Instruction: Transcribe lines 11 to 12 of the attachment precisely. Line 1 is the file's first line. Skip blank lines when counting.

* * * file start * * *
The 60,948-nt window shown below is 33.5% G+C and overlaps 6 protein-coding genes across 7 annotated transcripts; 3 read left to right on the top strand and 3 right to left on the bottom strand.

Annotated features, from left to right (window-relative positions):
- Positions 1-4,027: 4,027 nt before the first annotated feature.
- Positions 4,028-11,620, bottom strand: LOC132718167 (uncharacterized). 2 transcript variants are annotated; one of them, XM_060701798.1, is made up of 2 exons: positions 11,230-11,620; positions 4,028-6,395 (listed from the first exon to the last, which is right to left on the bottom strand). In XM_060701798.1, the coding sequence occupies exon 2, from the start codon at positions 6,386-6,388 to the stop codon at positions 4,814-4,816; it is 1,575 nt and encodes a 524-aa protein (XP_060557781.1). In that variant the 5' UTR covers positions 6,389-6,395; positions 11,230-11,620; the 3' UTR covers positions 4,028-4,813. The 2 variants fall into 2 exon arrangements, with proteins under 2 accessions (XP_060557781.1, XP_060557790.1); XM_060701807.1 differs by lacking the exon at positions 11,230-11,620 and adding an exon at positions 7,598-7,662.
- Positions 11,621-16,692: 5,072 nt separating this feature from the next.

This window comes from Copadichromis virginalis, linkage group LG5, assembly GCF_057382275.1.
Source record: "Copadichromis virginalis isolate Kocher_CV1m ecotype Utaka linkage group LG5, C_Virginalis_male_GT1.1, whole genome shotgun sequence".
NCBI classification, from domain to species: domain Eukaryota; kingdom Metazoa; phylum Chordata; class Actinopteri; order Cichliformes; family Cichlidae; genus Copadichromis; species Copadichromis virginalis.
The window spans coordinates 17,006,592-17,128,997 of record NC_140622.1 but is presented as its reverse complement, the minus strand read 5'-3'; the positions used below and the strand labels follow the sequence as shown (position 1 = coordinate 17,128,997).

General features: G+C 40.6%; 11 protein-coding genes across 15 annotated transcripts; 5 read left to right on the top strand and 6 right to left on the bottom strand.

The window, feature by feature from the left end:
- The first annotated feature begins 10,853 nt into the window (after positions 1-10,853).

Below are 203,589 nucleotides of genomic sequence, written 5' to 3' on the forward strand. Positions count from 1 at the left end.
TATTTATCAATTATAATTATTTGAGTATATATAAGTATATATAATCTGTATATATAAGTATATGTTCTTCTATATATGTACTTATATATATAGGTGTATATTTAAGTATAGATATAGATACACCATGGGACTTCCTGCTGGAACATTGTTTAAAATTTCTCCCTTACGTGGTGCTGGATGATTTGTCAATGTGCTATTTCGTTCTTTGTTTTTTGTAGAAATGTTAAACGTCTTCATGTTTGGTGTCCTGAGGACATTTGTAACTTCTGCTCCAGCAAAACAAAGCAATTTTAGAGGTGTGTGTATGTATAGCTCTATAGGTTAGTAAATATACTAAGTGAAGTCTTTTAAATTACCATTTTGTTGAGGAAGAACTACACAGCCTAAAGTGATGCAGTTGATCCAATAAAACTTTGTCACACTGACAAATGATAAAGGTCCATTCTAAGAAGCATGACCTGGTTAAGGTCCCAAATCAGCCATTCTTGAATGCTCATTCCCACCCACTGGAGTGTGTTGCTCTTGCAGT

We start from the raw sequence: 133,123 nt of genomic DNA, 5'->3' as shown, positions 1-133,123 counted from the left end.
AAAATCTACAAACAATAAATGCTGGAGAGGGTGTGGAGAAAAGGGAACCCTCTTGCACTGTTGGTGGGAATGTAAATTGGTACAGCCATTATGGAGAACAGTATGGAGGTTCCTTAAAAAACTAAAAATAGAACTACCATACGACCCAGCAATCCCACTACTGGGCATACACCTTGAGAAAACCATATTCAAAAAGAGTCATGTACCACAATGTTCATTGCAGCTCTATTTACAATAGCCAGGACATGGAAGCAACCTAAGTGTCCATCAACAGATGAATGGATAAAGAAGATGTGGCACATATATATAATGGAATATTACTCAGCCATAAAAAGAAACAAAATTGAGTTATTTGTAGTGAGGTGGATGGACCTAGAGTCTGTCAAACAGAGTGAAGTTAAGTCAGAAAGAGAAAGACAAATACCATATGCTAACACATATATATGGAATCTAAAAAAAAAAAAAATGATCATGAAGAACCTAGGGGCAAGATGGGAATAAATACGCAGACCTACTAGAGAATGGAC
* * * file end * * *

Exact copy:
The window, feature by feature from the left end:
- The first annotated feature begins 10,853 nt into the window (after positions 1-10,853).